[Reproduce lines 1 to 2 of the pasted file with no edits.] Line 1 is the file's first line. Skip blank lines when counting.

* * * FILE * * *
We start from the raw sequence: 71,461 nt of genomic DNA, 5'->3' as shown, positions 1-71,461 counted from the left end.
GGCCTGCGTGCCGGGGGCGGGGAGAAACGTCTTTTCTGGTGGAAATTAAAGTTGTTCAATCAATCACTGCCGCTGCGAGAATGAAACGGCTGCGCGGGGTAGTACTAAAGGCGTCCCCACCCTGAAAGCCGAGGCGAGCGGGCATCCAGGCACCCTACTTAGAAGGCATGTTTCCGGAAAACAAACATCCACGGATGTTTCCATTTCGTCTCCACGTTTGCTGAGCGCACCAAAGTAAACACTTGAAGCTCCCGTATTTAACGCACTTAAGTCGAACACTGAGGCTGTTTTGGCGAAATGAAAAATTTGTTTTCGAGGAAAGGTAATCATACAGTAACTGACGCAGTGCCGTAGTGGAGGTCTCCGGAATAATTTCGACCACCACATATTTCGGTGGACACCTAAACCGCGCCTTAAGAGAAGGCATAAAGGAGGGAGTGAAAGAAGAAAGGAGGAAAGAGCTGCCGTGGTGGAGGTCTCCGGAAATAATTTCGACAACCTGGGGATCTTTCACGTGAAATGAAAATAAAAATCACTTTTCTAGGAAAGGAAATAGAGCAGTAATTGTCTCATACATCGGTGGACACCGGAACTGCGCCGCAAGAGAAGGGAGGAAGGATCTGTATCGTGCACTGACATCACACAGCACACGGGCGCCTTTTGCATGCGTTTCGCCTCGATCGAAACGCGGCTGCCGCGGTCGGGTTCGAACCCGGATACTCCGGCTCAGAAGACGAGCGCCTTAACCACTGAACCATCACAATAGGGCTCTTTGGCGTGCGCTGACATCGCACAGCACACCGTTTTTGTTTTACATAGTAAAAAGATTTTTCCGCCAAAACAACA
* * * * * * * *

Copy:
We start from the raw sequence: 71,461 nt of genomic DNA, 5'->3' as shown, positions 1-71,461 counted from the left end.
GGCCTGCGTGCCGGGGGCGGGGAGAAACGTCTTTTCTGGTGGAAATTAAAGTTGTTCAATCAATCACTGCCGCTGCGAGAATGAAACGGCTGCGCGGGGTAGTACTAAAGGCGTCCCCACCCTGAAAGCCGAGGCGAGCGGGCATCCAGGCACCCTACTTAGAAGGCATGTTTCCGGAAAACAAACATCCACGGATGTTTCCATTTCGTCTCCACGTTTGCTGAGCGCACCAAAGTAAACACTTGAAGCTCCCGTATTTAACGCACTTAAGTCGAACACTGAGGCTGTTTTGGCGAAATGAAAAATTTGTTTTCGAGGAAAGGTAATCATACAGTAACTGACGCAGTGCCGTAGTGGAGGTCTCCGGAATAATTTCGACCACCACATATTTCGGTGGACACCTAAACCGCGCCTTAAGAGAAGGCATAAAGGAGGGAGTGAAAGAAGAAAGGAGGAAAGAGCTGCCGTGGTGGAGGTCTCCGGAAATAATTTCGACAACCTGGGGATCTTTCACGTGAAATGAAAATAAAAATCACTTTTCTAGGAAAGGAAATAGAGCAGTAATTGTCTCATACATCGGTGGACACCGGAACTGCGCCGCAAGAGAAGGGAGGAAGGATCTGTATCGTGCACTGACATCACACAGCACACGGGCGCCTTTTGCATGCGTTTCGCCTCGATCGAAACGCGGCTGCCGCGGTCGGGTTCGAACCCGGATACTCCGGCTCAGAAGACGAGCGCCTTAACCACTGAACCATCACAATAGGGCTCTTTGGCGTGCGCTGACATCGCACAGCACACCGTTTTTGTTTTACATAGTAAAAAGATTTTTCCGCCAAAACAACA